Post-Incognito, Dolphins return to gridiron: What will Monday Night Football prove?

What might have been a humdrum football match-up between the Dolphins and the Buccaneers Monday night has become a high-stakes, can’t-miss game after the Richie Incognito bullying imbroglio.

J Pat Carter/AP
Miami Dolphins coach Joe Philbin talks to the media during a news conference after practice at the Dolphins training center in Davie, Fla., Wednesday. NFL officials launched an investigation to try and determine who knew what and when about the troubled relationship between offensive linemen Richie Incognito and Jonathan Martin.

What many might have expected to be a humdrum Monday Night Football broadcast between two struggling NFL squads – the Dolphins (4-4) and the Buccaneers (0-8) – has now become a high-stakes, can’t-miss game after last week’s Richie Incognito bullying imbroglio in Miami that led to the loss of two key QB protectors.

Even as they’re reaching for a possible wild card into the playoffs, the Dolphins, a team that already led the league in sacks-allowed (35), will take the field without veteran offensive tackle Incognito and second-year man Jonathan Martin. Their vacuum will be filled with speculation about where the Dolphins organization goes from here, both on the gridiron and as a broader organization.

The team suspended Incognito for team-damaging conduct after the release of a racially-tinged voice mail where Incognito taunted, harassed, and threatened Martin. Martin left the team after a mental breakdown last week, and his agent said he’d been the target of harassment and abuse over a span of 18 months.

“A mess in Miami, a mess in Tampa,” ESPN’s Mike Tirico said in one promo. “We’ll see them both on Monday night.”

Monday’s game was in fact already important, at least for Miami, because it’s pretty much a must-win scenario for the Dolphins against a Tampa Bay team that has yet to win a football game this season.

But what many fans will be looking for is not only how the Dolphins respond to the controversy swirling around their locker room, but also for insights into whether bullying played a role in corroding the South Florida squad.

“Forget the Xs and Os in this one for Miami, this is all about [Miami Coach Joe] Philbin's leadership and whether this team can stick together with the national media spotlight shining brightly,” according to commentary on

With the Incognito-Martin O-line duo responsible for 10 of the team’s 35 sacks-against, some suggest the bullying, which reportedly extended back to Martin’s rookie year, had already failed to motivate the men protecting quarterback Ryan Tannehill.

To be sure, the controversy and the missing starters may yet inspire Miami’s players to prove themselves on the field, although handicappers suggest the Bucs, coming off a good effort against a strong Seattle Seahawks last week, have a grand opportunity to take advantage of a Dolphins team in turmoil.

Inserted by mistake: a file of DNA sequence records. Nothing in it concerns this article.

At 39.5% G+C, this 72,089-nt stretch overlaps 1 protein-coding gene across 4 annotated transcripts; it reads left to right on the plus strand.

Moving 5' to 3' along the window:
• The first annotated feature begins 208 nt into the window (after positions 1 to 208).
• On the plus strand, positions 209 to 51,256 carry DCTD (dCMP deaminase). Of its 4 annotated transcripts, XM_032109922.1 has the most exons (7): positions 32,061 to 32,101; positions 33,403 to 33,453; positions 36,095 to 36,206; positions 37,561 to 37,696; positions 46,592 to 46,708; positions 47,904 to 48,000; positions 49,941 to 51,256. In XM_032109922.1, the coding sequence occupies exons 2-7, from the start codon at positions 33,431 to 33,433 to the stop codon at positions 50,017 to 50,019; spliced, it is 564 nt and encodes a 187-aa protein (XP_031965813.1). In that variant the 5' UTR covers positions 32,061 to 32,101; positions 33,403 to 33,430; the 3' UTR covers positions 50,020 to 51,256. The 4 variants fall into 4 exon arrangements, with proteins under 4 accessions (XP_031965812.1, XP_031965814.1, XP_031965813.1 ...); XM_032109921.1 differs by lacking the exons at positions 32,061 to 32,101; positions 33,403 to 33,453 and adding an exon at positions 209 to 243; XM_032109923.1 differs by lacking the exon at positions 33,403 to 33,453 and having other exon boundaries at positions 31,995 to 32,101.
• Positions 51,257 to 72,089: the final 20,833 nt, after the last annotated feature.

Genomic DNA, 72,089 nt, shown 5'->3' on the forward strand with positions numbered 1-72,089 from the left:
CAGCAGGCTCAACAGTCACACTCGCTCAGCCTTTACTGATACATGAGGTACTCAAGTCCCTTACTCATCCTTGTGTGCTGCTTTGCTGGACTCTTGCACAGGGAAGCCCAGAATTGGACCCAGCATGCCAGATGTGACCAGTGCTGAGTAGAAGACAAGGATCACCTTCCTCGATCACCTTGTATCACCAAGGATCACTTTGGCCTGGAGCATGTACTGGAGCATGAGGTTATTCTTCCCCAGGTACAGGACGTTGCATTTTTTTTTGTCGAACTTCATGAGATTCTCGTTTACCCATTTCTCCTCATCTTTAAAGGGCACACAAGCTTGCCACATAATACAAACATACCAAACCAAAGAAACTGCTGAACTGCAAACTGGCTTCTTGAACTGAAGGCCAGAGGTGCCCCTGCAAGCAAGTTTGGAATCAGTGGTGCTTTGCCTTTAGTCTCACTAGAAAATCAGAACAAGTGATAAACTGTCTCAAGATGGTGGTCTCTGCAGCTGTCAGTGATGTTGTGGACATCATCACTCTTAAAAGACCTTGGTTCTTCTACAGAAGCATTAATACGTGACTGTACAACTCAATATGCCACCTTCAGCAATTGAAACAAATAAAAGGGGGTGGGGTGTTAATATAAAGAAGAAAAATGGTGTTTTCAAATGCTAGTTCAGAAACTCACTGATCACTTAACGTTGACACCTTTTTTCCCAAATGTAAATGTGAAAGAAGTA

"Right now we're focused on sticking together as a team, having each others' backs as a team, and getting ready to play a football game," Mr. Tannehill said. "At the end of the day, we're playing a Tampa Bay team on the road on Monday. So we have to deal with this, yes, but we also have to get ready to play a football game."

Some Dolphins players have defended Incognito, with some calling Martin “weak” for not standing up for himself and going outside the organization for help. The problem for Martin was that Incognito, a nine-year veteran with a history of misconduct, had been voted a member of the leadership council, and that other players might have piled on with tacit approval by at least some coaches.

And while Dolphins players largely circled the wagons in defending Incognito, nearly 80 percent of other NFL players polled by ESPN said they wouldn’t want him as a team mate. (A not quite as large percentage said they wouldn’t want Martin as a teammate, either.)

Indeed, the Dolphins are a franchise in transition, with lots of young players, a new coaching staff, and high turnover, all of which could have contributed to problems in the locker room. Some experts say troubles on the field could also have led coaches to lean on the offensive tackle pair, ratcheting up what had already become a pressure cooker relationship.

"The recent developments in the Jonathan Martin-Richie Incognito situation [have] shown us one thing: Joe Philbin is to blame for the turmoil in the Miami Dolphins' locker room," writes Gil Alcaraz of "First and foremost, an NFL head coach needs to know what's going on within his own locker room. If there's a player bullying another player, sending him threatening voice mails and text messages while making him feel uncomfortable on a daily basis, the head coach has to be aware of it."

Coach Philbin, who has denied knowing about any problems between the two men, took responsibility. "I am in charge of the workplace atmosphere," Philbin said at a press conference this week.

Whether or not coaches directly had asked Incognito to “toughen up” Martin, as has been reported, may be addressed by a special counsel appointed by NFL commissioner Roger Goodell to look into what happened in Miami, and whether the NFL’s locker room culture is more broadly out of control.

As Monday’s game could underscore, “the challenge now is to deal with the overarching culture and strengthening locker rooms and leadership in locker rooms,” says Adam Naylor, a sports psychologist at Boston University. “The problem for teams is to find the line between tough and aggressive and divisive and bullying. Some coaches are great at putting their foot down, others turn a blind eye a little bit. We all mean good, but sometimes we don’t end up doing good.”

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